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Work recognised . . .Trade Aid co-founder Vi Cottrell, of Ohoka, was made an Officer of the New Zealand Order of Merit for services to Trade Aid and the Fair Trade movement in this year's New Year Honours. PHOTO: SHELLEY TOPP

By SHELLEY TOPP

Trade Aid co-founder Vi Cottrell found it difficult to accept an award in the latest New Year Honours list.

Mrs Cottrell was made an Officer of the New Zealand Order of Merit, for services to Trade Aid and the fair trade movement. She said Trade Aid’s success was built on teamwork with paid staff and volunteers.

“I had a wonderful job, a paid one after the first five years, and the opportunity to travel a lot and meet people and go to places I would never have been to otherwise. So in that sense it has been a huge opportunity for me,” she said.

“You feel a little ambivalent at being singled out.” However, it was nice that the work done by the Trade Aid organisation had been recognised, she said.

Mrs Cottrell and her husband Richard established Trade Aid in 1973 after working with Tibetan refugees in Northern India for two years. Their vision was to take one step towards a world where trade is fair for all, to improve producers’ lives through trading relationships and also to raise the level of knowledge of trade justice.

At the time of their departure for India in 1970 the couple, who now live in Ohoka, were in their early 30s with two children aged three and 18 months. They were looking for an adventure away from their comfortable life in Christchurch where Richard was a partner in the family’s law firm.

But the reality of living in a foreign country far away from the comfort and security of family, friends and familiar surroundings in New Zealand was a huge culture shock for Mrs Cottrell, who initially became intensely homesick.

“We arrived in early summer and had very basic living conditions. It was quite testing,” she said.

However, during their time in India they quickly recognised that trade was the best form of aid and when they returned to New Zealand two years later they wanted to continue supporting the Tibetan refugees.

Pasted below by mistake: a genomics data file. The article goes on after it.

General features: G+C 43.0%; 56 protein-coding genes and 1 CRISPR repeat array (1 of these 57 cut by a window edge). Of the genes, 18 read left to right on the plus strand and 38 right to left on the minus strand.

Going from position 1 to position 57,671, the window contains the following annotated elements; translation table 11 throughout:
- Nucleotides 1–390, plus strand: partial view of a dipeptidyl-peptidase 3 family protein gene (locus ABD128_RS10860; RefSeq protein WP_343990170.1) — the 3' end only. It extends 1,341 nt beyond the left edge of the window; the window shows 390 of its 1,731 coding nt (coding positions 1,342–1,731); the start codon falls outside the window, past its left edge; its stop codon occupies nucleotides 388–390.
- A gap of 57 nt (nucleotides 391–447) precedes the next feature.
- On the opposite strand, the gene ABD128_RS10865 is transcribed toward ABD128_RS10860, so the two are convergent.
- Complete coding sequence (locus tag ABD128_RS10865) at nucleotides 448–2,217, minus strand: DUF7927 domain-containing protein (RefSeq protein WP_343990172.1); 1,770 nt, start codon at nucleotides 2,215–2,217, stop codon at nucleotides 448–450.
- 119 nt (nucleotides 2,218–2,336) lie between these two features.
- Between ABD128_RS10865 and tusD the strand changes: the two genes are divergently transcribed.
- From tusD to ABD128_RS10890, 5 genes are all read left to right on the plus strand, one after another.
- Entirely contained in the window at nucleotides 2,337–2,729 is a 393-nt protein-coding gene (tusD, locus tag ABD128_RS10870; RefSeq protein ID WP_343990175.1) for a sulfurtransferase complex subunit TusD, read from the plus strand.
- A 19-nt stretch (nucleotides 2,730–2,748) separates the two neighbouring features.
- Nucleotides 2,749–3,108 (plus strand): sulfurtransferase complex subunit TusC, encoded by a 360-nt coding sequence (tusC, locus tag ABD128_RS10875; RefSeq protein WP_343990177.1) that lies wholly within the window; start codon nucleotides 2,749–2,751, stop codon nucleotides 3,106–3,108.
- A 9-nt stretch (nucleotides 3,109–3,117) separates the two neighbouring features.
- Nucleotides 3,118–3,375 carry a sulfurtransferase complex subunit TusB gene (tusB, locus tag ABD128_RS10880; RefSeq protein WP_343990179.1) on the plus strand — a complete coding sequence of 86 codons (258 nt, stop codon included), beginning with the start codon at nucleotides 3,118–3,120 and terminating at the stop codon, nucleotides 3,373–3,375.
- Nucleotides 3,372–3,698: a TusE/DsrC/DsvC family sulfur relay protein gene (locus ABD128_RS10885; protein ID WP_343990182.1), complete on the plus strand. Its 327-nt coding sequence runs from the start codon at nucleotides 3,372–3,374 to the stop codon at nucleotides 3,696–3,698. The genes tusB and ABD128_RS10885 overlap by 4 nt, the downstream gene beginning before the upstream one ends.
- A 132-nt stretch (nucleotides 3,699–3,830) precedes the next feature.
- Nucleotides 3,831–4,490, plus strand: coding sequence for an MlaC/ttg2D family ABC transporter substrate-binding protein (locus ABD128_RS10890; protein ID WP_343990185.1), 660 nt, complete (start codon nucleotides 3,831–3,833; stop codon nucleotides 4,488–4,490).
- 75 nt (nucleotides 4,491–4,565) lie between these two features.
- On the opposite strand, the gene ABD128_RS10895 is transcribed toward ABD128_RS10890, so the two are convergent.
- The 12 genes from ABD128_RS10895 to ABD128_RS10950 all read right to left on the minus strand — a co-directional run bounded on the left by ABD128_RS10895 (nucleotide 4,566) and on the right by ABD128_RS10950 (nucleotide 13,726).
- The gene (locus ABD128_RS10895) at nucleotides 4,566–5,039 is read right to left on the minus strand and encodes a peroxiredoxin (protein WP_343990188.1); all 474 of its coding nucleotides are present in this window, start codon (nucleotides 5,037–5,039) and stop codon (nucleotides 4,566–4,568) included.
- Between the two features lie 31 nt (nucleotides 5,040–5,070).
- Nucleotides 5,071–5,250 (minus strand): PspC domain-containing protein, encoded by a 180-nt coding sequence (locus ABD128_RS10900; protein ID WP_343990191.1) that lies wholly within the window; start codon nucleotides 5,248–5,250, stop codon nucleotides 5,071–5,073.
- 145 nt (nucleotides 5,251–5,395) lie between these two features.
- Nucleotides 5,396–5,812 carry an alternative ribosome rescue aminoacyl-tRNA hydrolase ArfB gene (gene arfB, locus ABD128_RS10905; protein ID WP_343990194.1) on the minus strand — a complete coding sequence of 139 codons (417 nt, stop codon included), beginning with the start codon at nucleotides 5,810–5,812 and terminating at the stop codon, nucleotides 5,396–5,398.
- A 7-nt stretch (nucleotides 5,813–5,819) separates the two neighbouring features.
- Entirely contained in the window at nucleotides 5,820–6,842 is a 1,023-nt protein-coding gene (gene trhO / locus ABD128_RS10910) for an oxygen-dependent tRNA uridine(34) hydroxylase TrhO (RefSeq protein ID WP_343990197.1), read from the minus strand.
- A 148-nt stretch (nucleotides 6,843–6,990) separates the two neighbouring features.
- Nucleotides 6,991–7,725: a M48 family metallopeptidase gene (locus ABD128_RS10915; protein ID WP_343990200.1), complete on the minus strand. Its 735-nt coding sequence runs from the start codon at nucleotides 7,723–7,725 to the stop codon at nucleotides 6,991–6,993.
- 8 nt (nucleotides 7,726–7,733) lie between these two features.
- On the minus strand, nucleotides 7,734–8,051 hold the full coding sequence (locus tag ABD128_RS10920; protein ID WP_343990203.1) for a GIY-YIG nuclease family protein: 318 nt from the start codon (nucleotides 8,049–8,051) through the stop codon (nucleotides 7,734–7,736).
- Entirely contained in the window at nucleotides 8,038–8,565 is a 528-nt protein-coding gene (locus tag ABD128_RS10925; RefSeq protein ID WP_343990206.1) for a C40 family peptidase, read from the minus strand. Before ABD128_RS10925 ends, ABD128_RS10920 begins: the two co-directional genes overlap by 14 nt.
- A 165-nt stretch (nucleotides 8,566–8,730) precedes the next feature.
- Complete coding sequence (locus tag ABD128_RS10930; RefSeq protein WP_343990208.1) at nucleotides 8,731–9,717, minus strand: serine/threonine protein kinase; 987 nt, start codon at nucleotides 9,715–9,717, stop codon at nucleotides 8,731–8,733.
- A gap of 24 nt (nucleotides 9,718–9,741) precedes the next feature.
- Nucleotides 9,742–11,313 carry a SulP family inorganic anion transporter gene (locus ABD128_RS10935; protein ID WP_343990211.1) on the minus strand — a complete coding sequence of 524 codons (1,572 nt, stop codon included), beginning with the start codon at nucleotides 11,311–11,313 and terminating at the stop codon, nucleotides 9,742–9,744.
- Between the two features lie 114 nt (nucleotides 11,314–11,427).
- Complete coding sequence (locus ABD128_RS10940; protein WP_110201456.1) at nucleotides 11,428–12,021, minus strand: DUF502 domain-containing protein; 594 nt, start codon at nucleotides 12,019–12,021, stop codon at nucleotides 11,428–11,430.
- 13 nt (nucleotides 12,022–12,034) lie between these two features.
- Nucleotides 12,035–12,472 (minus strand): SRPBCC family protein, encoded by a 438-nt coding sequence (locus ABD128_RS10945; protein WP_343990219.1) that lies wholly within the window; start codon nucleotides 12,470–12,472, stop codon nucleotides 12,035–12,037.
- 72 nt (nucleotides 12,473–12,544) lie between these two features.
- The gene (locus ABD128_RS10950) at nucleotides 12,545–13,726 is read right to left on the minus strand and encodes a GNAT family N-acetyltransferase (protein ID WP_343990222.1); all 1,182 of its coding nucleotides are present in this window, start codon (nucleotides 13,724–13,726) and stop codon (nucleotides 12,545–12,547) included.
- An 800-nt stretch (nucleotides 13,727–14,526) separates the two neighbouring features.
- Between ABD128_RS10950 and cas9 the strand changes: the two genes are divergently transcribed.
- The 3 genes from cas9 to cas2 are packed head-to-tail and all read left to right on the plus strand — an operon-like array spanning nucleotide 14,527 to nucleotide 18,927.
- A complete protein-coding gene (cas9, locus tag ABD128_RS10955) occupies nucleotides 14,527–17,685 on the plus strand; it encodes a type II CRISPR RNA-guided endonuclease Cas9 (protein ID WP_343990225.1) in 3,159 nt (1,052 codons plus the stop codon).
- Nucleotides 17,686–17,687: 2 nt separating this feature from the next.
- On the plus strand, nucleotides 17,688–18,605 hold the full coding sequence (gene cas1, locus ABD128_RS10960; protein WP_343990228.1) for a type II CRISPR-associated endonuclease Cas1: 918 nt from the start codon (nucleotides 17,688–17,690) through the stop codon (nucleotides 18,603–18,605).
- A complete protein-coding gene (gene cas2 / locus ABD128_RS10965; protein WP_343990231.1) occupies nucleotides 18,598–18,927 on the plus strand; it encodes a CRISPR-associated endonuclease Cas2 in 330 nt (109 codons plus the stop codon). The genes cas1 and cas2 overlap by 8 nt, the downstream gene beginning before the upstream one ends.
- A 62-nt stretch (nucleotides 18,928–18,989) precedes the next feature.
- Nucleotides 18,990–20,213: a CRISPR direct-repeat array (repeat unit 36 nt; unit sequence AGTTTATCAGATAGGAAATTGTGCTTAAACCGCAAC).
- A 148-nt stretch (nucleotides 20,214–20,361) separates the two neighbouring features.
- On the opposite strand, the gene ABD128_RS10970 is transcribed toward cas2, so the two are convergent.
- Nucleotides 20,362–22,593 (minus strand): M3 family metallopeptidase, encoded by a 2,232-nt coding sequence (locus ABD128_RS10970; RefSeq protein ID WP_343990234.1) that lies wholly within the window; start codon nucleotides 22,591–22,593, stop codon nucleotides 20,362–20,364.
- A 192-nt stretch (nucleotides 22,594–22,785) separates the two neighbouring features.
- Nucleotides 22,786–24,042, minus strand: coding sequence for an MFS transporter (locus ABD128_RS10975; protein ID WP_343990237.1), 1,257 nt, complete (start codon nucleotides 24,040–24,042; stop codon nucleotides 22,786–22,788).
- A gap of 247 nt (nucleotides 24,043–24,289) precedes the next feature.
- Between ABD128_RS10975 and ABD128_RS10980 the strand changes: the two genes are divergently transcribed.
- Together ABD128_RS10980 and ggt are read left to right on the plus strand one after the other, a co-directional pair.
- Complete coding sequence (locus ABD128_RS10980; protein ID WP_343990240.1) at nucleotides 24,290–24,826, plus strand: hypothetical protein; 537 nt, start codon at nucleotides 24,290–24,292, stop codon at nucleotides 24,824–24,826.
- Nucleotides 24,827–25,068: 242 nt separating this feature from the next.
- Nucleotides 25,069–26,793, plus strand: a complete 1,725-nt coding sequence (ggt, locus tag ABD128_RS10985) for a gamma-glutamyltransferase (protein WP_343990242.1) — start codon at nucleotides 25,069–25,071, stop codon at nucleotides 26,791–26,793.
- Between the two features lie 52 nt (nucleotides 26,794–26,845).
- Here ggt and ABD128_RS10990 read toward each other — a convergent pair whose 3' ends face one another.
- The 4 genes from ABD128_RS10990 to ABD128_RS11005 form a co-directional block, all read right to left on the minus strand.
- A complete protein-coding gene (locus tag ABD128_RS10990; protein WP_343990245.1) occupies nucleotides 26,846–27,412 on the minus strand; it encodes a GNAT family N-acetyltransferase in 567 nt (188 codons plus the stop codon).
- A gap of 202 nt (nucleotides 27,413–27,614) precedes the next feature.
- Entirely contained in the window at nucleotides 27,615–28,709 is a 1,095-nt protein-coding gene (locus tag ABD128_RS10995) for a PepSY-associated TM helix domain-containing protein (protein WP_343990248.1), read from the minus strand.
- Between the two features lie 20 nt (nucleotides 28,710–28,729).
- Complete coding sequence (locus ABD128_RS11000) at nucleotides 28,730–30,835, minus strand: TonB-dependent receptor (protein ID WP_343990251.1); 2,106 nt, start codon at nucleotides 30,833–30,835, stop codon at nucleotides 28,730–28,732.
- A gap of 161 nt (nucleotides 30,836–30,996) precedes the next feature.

They began by establishing a not-for-profit importing society and holding an exhibition at the CSA Gallery in Christchurch of carpets handwoven by the Tibetan refugees they had worked with in India. The carpets were sold within 15 minutes.

“The idea was that we would bring samples in (to New Zealand) and we would excite importers, people who held import licences in those days, into buying products from people we thought they should be supporting,” she said.

Trade Aid now has 31 shops nationwide, including one in the Re:Start Mall in Christchurch, selling more than 3000 products imported from around 30 countries to create opportunities for disadvantaged communities by generating sustainable income through a fairer way of doing business.

They brought craft and food products from more than 60 trading partners, which represents hundreds of thousands of small farmers and artisans in Africa, Asia, Latin America, Palestine and the Pacific.

The success of Trade Aid, now one of New Zealand’s most recognisable retail brands, has surprised the Cottrells.

“It is astonishing how big it has grown. In the very beginning we never envisaged having shops at all,” Mrs Cottrell said.

Last year Zonta International named Mrs Cottrell as one of their 50 New Zealand Women of Achievement, and in 1994 she received a Queen’s Service Medal for her service to Trade Aid.

Mrs Cottrell said her work with Trade Aid had provided her with unique opportunities to meet many interesting people, including the Dalai Lama, spiritual leader of Tibet, learn about different cultures and improve the well-being of others.